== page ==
It’s been a slow start to the year on the blog because I’ve been incredibly busy with work – but it’s always a treat to return to ‘Sofa business’, especially today, when I am joined by my first guest of 2017. I’ve had the pleasure of meeting Essie Fox a couple of times and attended the spectacular themed launch of her latest novel at the Cinema Museum in London late last year. It couldn’t have been a more fitting place to celebrate The Last Days of Leda Grey, which reconjures the vanished world of silent film. It is one of my Winter 2016 Sofa Spotlight choices, and in my review following this post you can find out why. One of the book’s strengths was the portrayal of Leda as an elderly protagonist and the related issues of ageing and loss of beauty; since none of us is immune to the passing of time, I invited Essie to share her experience of capturing it in words:
The main subject of this novel is the octogenarian Leda Grey. She is entirely fictional, but her iconic image was inspired by a photograph I came across when visiting the Brighton Lanes one day; when I saw the fading poster of a star of early silent films and was immediately entranced by her knowing and sensual glamour, by the sheer perfection of the youth that shone with such vitality through the glinting light in kohl dark eyes.
Through the eyes of a woman now long dead, Leda Grey was brought to life – becoming the Edwardian girl raised in an English seaside town, who loved nothing more than to go along and watch the silent movie shows, and who then grew up to play the muse for a charismatic film maker. When we read the memoirs Leda writes, what she calls her Mirrors, we learn of their work and love affair. But much of her story is also told through the conversations that she shares with Ed Peters, the visiting journalist, who has tracked the aging Leda down while hoping to discover why she has hidden herself from the outside world for more than half a century.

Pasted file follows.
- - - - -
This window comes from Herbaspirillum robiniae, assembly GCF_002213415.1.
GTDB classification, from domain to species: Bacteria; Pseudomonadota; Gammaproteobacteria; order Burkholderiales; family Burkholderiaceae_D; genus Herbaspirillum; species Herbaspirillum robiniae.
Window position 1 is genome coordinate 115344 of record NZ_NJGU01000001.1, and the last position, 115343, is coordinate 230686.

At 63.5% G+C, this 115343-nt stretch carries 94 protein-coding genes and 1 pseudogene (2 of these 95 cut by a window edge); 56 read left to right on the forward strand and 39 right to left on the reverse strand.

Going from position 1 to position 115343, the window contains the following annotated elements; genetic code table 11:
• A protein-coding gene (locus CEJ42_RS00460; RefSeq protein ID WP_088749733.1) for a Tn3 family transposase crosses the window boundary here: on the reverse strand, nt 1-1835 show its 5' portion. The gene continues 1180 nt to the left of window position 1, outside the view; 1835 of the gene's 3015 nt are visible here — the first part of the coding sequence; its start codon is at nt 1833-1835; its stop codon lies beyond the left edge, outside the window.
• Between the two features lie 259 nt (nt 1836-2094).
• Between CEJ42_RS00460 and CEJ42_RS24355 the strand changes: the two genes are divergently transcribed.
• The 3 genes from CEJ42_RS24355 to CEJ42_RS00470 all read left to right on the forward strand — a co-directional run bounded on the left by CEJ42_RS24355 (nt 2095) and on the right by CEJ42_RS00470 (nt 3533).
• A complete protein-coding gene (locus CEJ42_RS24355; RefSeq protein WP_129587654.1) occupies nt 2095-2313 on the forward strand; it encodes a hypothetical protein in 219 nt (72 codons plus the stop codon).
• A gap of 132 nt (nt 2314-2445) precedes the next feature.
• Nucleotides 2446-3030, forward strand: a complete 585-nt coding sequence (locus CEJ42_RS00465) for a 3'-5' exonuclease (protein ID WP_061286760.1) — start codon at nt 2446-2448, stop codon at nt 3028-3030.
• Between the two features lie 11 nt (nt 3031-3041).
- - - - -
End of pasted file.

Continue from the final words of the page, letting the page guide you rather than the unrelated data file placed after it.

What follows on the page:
Both Ed and Leda have been hurt and damaged by people they have loved. Both find some consolation in the friendship that develops now between one approaching the end of her life, and another at the start of his – but with no idea what he wants from it. Still, he feels at ease in the company of a woman who could be his grandmother, if only then to be confused when they sit in the squalid darkness of Leda’s crumbling cliff top house and he is all but mesmerised by the glamour and beauty of her youth; seeing the ‘real’ Leda conjured to vibrant life again through the dusty beams of lamp light that are flickering across a wall.
Her past inspires his present, and the story that he hopes to sell. In return, as if he is the prince in the Sleeping Beauty fairy tale he wakes her from her lonely dreams. Or is it a nightmare that Ed finds? Certainly, the unnerving power of the silent films she shows to him soon threaten to unhinge his mind, already in a fragile state from the drugs he takes, and the sense of guilt and grief he feels for his mother’s death. But then, so many events from years before are oddly telescoped in Leda’s eerie twilight world.
This sense of time compacting through the use of visual imagery is something that intrigues me. After all, any one of us can open up old family albums and see photographs of our grandparents as they were when in their prime. They were just like us. They were fit and strong. Each one of them had hopes and dreams. Through nothing but paper and shadow and light, they seem to come alive again.
It’s a sort of immortality, and the impact is oddly heightened when the faces we see are beautiful. We only have to think of Michelangelo’s statue of David, or da Vinci’s Mona Lisa to know that art can hold the magic spell to touch our hearts and souls. But, the development of photography, and then of moving images, turned art into reality, with every single one of us able to travel back in time; seeing people and places that, otherwise, would have been forever lost.